I have a new experiment in mind. I’d really love to get a group of women to harvest their menstruation. This was originally a visual idea: Alexandra and I are contributing to the Feminist Materialisms conference with a ‘material conversation’ and I was thinking about how matter could become the starting point of an embodied narrative. I was picturing this table with lots of blood filled jam jars that I would take out one after the other while telling the story of the menstruator who had donated the blood, their experiences with harvesting a liquid that is normally disposed of. When I lived in Warsaw I had a friend who had started using the DivaCup and it had, in her words, totally changed her life. I very clearly remember her telling me: “so I took it out and you’re supposed to just flush the blood, but I couldn’t do it. I was just fascinated with this liquid, ’cause it was part of me and so precious. So I started watering my plants with it.” Supposedly menstrual blood is full of nutrients. One of her friends painted with her period. Basically, engaging with her body through the DivaCup technology completely changed the way she felt about her menstruating body and her abject body fluids.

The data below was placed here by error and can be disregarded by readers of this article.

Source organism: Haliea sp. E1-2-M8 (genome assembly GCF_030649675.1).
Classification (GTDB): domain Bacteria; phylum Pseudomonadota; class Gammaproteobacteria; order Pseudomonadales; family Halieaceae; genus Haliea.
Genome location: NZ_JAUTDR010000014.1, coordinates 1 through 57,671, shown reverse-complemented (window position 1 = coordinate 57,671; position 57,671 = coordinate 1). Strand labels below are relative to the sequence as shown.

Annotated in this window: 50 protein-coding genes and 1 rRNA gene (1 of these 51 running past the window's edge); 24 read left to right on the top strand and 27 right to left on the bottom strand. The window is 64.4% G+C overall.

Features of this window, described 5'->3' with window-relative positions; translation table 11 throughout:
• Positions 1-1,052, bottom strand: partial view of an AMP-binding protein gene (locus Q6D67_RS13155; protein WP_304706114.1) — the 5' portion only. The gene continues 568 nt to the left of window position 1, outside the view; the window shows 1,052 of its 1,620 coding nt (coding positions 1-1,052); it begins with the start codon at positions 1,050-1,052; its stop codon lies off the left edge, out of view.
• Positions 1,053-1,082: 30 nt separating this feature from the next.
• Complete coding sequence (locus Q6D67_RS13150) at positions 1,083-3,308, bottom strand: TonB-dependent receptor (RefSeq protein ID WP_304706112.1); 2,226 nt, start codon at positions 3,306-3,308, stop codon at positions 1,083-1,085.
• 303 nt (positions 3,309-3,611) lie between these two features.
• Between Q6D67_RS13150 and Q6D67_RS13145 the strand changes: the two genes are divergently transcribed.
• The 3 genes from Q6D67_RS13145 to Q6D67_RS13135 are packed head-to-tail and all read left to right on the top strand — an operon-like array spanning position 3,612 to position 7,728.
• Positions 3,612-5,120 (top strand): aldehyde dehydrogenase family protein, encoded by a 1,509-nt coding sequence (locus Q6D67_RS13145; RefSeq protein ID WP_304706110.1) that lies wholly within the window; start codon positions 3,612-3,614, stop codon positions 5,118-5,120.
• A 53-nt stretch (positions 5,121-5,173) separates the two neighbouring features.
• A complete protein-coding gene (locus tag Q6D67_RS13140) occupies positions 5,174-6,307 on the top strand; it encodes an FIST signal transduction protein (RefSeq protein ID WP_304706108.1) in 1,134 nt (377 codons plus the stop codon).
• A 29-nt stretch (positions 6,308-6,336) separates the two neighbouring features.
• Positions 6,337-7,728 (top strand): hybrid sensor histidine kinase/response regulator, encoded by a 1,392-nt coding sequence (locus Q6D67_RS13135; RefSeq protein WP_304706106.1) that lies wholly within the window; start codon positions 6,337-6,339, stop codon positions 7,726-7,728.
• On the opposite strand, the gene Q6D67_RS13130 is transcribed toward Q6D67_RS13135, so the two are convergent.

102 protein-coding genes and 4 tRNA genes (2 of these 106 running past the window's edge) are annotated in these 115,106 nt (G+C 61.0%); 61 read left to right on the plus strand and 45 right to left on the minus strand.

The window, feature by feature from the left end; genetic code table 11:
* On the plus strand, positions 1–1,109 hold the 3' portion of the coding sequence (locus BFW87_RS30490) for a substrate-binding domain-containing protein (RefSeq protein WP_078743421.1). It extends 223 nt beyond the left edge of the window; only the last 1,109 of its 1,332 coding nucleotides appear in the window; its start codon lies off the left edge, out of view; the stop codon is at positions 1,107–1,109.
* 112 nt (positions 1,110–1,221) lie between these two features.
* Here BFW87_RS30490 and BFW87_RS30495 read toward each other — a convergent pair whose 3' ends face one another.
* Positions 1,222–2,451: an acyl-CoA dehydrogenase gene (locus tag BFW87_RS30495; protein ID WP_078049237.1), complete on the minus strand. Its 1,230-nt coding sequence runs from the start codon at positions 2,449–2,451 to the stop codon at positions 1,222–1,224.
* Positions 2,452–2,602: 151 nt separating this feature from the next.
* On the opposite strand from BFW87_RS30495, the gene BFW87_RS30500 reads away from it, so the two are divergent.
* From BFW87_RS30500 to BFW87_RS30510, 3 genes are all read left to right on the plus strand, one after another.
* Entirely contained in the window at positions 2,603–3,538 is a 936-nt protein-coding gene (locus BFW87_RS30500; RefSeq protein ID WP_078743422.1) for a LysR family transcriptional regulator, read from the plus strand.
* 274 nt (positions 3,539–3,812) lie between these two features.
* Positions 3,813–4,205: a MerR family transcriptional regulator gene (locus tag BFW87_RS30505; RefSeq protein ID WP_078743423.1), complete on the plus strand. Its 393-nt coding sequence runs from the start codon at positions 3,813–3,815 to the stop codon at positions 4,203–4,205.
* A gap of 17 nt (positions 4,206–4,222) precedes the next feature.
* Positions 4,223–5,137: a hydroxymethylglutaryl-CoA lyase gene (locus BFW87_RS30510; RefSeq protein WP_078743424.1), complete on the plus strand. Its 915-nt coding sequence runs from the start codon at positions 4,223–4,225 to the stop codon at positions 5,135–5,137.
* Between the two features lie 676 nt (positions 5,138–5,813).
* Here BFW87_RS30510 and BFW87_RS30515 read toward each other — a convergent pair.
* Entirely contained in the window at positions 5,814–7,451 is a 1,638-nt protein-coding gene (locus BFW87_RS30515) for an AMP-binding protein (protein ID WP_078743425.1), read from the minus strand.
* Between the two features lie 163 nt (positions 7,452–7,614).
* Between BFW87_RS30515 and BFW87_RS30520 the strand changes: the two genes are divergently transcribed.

So I’ve been wondering if this could be set up as an experiment. I want to get a small-ish group of women to harvest their blood and document the process. I like the manual, embodied form of hand writing, which would also be aesthetically valuable if I were ever to install the stories. So my first experiment will be to harvest my own blood, just to see how it acts. There are practical-material concerns: how do i store it? How much of a hassle is it to collect your menstrual blood? Does it stay liquid or does it dry out? I’ll be posting about this shortly but am excited to announce the buy of my first MoonCup (the lady at Wholefoods even said she loved it. We had a whole chat about using the cup. I swear, there’s no stopping the menses-talk). Stay tuned for more.